Lost and Found Dallas: Swiss Avenue - The Start of Historic Preservation in Dallas
Forty years ago, Swiss Avenue was much different than the jewel of a neighborhood it is today. In 1973, the once-upscale Swiss Avenue neighborhood was run down. Its houses were dilapidated, and many were carved into apartments and new high-rise apartment developments threatened the neighborhood's character.
Swiss Avenue was platted in 1905 as part of the larger Munger Place development, the first deed-restricted neighborhood in Texas. The street was the premier landscaped boulevard of the development and houses were required to be two-story, have a uniform setback of 60 feet, and cost at least $10,000. In the early 1900s, Swiss Avenue was home to many of Dallas' professional and social elite who lived in houses of Neo-classical, Tudor, Spanish Eclectic, Italian Renaissance, Colonial Revival, and Prairie style designs by such noted architects as Hal Thomson, C.E. Barglebaugh, and Lang & Witchell.
Unfortunately, by the 1970s, blight had spread to Swiss Avenue and it was no longer home to the Dallas elite who had long ago moved to other parts of the city. A determined group of neighborhood property owners banded together in 1973 to reverse the downward course of Swiss Avenue and protect it from inappropriate development. They worked closely with the Historic Preservation League (now Preservation Dallas), which was formed just a year earlier to help save Dallas' historic landmarks and to get the Swiss Avenue Historic District established. It was the first historic district designated in the city and one of the earliest in the state. At the same time, the league and concerned citizens successfully lobbied for the passage of the first preservation ordinance to protect historic buildings in Dallas.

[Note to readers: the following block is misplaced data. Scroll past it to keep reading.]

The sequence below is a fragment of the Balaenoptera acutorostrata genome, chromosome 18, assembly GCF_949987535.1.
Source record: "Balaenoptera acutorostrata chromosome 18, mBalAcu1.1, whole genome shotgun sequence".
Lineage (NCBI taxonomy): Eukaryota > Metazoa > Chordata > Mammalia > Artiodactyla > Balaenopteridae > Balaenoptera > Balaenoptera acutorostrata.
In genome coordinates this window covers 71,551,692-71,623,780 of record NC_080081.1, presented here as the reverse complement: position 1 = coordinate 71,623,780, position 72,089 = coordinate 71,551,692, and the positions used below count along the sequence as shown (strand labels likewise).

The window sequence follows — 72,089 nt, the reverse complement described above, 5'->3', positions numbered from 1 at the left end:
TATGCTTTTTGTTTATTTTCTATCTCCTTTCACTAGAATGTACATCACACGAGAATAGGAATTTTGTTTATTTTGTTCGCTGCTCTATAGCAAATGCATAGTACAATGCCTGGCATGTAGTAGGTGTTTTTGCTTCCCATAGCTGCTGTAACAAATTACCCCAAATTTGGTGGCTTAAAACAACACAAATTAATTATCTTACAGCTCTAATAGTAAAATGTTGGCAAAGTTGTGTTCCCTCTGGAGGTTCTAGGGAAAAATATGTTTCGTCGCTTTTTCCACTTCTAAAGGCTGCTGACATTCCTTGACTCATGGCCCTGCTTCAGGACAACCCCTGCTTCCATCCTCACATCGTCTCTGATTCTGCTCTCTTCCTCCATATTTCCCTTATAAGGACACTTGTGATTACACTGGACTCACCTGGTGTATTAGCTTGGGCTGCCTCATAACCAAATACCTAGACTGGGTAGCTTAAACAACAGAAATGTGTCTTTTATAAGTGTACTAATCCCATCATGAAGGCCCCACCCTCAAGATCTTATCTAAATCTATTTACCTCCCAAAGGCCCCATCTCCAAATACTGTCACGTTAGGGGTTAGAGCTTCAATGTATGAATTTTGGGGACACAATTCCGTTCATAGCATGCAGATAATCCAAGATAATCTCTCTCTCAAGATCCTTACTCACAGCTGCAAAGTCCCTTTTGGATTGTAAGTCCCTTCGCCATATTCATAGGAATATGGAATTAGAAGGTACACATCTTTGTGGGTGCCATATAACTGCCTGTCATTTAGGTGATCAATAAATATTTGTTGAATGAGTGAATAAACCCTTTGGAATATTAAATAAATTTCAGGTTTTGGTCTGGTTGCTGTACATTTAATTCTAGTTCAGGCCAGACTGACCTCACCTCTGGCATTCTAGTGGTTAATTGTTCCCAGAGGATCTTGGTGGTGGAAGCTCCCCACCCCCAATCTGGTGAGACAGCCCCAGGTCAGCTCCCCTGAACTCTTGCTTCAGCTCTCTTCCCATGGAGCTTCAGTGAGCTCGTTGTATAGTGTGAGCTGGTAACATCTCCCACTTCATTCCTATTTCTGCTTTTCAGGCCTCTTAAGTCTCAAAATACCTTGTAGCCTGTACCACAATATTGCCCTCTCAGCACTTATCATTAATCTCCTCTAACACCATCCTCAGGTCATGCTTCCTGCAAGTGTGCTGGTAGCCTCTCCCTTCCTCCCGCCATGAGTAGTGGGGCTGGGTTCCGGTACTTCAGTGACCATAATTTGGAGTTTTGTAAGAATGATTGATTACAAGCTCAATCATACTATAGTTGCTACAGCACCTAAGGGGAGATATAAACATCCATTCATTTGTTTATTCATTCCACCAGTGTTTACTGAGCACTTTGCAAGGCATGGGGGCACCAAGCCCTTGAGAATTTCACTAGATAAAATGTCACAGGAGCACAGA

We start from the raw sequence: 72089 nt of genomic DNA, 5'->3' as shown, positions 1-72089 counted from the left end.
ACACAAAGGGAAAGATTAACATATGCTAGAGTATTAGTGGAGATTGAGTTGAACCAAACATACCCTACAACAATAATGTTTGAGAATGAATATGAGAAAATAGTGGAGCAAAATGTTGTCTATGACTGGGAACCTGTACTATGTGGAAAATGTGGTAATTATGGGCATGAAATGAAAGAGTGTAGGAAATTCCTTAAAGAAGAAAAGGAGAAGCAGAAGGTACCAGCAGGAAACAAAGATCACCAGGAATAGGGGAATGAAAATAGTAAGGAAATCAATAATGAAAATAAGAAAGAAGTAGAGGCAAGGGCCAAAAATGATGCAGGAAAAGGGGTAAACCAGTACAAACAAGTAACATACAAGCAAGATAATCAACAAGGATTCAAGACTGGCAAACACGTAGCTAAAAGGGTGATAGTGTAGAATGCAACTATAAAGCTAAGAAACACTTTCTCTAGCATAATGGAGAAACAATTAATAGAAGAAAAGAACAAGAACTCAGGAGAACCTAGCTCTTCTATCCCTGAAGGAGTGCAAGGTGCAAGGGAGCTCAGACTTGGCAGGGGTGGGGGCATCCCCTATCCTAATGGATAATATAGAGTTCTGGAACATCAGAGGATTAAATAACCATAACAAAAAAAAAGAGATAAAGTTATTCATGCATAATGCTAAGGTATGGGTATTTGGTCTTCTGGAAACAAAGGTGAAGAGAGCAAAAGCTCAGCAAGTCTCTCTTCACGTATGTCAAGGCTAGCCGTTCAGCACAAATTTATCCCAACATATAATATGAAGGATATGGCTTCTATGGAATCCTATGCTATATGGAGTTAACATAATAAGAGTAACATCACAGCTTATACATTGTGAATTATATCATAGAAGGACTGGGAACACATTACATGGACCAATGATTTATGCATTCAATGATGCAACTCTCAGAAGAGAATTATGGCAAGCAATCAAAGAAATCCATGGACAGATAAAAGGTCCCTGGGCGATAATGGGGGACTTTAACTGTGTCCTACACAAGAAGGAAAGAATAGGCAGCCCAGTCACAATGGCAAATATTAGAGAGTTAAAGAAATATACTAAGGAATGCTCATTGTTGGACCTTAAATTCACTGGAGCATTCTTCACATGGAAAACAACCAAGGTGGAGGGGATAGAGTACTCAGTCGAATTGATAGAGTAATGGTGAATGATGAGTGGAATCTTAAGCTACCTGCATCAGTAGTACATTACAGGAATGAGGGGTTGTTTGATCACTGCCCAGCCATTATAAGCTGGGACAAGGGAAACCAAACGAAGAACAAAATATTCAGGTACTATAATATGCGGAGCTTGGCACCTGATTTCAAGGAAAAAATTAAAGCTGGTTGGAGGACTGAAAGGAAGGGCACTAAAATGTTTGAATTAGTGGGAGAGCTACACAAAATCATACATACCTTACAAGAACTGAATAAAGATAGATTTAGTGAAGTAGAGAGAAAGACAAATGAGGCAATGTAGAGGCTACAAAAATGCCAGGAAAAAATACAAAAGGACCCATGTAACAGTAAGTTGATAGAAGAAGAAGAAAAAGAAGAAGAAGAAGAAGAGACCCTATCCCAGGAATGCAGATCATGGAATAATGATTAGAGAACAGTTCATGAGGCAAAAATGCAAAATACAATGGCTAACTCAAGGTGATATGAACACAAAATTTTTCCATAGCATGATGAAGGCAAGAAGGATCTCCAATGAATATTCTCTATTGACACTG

Thanks to the early preservation efforts on Swiss Avenue, nearly every house in the Swiss Avenue Historic District has been fully restored, earning the district a distinction as one of the finest intact neighborhoods of early 20th century residential architecture in the United States.
The effort to protect the Swiss Avenue neighborhood 40 years ago spurred a preservation movement across the city which has resulted in 20 historic districts and over 100 individual structures designated as City of Dallas landmarks. With the passage of the first historic preservation ordinance in 1973, and subsequent ordinances, thousands of historic structures in Dallas are now protected. This has been paramount in maintaining the unique historic character of the many architecturally, culturally, and economically diverse neighborhoods that help make Dallas a great place to live.
David Preziosi is the executive director of Preservation Dallas.